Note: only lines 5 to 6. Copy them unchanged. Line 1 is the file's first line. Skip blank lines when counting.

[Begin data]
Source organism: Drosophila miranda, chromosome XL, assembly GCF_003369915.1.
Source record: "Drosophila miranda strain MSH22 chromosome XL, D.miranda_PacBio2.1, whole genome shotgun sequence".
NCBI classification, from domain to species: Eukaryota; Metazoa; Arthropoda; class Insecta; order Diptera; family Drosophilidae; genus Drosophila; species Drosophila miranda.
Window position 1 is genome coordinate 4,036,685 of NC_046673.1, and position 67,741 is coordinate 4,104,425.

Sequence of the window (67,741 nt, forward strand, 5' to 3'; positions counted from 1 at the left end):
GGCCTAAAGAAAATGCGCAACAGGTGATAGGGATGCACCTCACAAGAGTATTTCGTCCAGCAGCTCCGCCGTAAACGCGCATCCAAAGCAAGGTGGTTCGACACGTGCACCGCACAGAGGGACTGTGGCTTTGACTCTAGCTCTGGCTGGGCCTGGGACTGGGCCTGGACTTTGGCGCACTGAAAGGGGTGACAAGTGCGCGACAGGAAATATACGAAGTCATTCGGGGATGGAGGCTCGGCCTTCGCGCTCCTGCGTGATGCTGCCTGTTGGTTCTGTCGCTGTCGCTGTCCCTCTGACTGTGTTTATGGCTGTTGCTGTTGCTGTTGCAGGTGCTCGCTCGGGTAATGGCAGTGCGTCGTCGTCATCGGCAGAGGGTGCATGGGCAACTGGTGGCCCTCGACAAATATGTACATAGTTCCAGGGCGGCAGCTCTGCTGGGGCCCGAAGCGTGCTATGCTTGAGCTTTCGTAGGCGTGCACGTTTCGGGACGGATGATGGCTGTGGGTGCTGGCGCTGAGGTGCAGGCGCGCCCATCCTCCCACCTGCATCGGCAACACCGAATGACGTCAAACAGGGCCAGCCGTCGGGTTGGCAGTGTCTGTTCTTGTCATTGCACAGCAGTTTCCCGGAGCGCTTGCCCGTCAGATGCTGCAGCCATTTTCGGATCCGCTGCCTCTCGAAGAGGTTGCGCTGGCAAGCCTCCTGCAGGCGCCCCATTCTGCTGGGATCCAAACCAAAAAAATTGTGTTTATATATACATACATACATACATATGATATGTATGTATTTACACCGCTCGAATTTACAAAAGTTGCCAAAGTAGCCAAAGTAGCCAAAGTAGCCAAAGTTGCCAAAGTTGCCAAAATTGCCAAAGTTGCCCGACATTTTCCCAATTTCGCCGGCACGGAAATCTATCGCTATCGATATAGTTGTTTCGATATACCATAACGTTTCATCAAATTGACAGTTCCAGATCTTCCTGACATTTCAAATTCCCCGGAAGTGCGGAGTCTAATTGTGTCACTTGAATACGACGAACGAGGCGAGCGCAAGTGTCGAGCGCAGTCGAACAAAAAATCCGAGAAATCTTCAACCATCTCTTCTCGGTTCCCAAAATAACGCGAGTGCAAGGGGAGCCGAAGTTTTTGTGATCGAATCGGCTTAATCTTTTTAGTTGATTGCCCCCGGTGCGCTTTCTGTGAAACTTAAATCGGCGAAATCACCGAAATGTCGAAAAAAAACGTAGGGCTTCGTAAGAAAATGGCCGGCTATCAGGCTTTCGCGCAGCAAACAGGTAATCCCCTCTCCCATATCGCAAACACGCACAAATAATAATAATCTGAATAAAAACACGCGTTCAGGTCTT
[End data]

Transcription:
Sequence of the window (67,741 nt, forward strand, 5' to 3'; positions counted from 1 at the left end):
GGCCTAAAGAAAATGCGCAACAGGTGATAGGGATGCACCTCACAAGAGTATTTCGTCCAGCAGCTCCGCCGTAAACGCGCATCCAAAGCAAGGTGGTTCGACACGTGCACCGCACAGAGGGACTGTGGCTTTGACTCTAGCTCTGGCTGGGCCTGGGACTGGGCCTGGACTTTGGCGCACTGAAAGGGGTGACAAGTGCGCGACAGGAAATATACGAAGTCATTCGGGGATGGAGGCTCGGCCTTCGCGCTCCTGCGTGATGCTGCCTGTTGGTTCTGTCGCTGTCGCTGTCCCTCTGACTGTGTTTATGGCTGTTGCTGTTGCTGTTGCAGGTGCTCGCTCGGGTAATGGCAGTGCGTCGTCGTCATCGGCAGAGGGTGCATGGGCAACTGGTGGCCCTCGACAAATATGTACATAGTTCCAGGGCGGCAGCTCTGCTGGGGCCCGAAGCGTGCTATGCTTGAGCTTTCGTAGGCGTGCACGTTTCGGGACGGATGATGGCTGTGGGTGCTGGCGCTGAGGTGCAGGCGCGCCCATCCTCCCACCTGCATCGGCAACACCGAATGACGTCAAACAGGGCCAGCCGTCGGGTTGGCAGTGTCTGTTCTTGTCATTGCACAGCAGTTTCCCGGAGCGCTTGCCCGTCAGATGCTGCAGCCATTTTCGGATCCGCTGCCTCTCGAAGAGGTTGCGCTGGCAAGCCTCCTGCAGGCGCCCCATTCTGCTGGGATCCAAACCAAAAAAATTGTGTTTATATATACATACATACATACATATGATATGTATGTATTTACACCGCTCGAATTTACAAAAGTTGCCAAAGTAGCCAAAGTAGCCAAAGTAGCCAAAGTTGCCAAAGTTGCCAAAATTGCCAAAGTTGCCCGACATTTTCCCAATTTCGCCGGCACGGAAATCTATCGCTATCGATATAGTTGTTTCGATATACCATAACGTTTCATCAAATTGACAGTTCCAGATCTTCCTGACATTTCAAATTCCCCGGAAGTGCGGAGTCTAATTGTGTCACTTGAATACGACGAACGAGGCGAGCGCAAGTGTCGAGCGCAGTCGAACAAAAAATCCGAGAAATCTTCAACCATCTCTTCTCGGTTCCCAAAATAACGCGAGTGCAAGGGGAGCCGAAGTTTTTGTGATCGAATCGGCTTAATCTTTTTAGTTGATTGCCCCCGGTGCGCTTTCTGTGAAACTTAAATCGGCGAAATCACCGAAATGTCGAAAAAAAACGTAGGGCTTCGTAAGAAAATGGCCGGCTATCAGGCTTTCGCGCAGCAAACAGGTAATCCCCTCTCCCATATCGCAAACACGCACAAATAATAATAATCTGAATAAAAACACGCGTTCAGGTCTT